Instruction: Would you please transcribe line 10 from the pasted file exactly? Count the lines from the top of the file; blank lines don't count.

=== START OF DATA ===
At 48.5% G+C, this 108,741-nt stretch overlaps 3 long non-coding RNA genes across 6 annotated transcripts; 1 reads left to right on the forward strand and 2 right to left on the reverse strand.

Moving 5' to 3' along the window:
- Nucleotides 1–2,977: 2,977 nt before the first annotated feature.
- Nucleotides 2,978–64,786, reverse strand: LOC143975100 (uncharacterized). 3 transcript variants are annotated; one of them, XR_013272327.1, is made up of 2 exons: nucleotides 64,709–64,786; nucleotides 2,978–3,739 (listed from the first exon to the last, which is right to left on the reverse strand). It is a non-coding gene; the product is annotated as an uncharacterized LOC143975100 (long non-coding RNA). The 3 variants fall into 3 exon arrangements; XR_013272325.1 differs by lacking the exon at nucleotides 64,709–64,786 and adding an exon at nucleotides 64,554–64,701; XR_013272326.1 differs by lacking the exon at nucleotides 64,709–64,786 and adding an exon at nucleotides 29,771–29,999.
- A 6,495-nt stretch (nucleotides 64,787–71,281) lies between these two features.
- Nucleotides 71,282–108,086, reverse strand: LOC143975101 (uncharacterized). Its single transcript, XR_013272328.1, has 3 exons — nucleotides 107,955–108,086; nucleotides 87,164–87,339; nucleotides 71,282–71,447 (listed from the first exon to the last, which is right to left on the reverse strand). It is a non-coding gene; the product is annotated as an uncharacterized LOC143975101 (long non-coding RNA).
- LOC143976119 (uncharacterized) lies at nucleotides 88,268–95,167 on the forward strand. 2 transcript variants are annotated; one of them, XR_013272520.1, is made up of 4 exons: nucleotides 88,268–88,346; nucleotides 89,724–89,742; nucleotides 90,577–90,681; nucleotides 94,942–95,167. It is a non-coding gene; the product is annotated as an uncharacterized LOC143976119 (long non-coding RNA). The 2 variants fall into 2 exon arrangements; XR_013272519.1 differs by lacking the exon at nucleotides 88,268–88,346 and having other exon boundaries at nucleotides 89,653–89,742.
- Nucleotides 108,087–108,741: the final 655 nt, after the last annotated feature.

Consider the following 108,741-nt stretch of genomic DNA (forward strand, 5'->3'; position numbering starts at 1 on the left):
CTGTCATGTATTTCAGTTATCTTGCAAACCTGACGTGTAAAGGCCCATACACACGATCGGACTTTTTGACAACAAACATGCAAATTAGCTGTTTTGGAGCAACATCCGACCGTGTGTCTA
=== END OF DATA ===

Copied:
CTGTCATGTATTTCAGTTATCTTGCAAACCTGACGTGTAAAGGCCCATACACACGATCGGACTTTTTGACAACAAACATGCAAATTAGCTGTTTTGGAGCAACATCCGACCGTGTGTCTA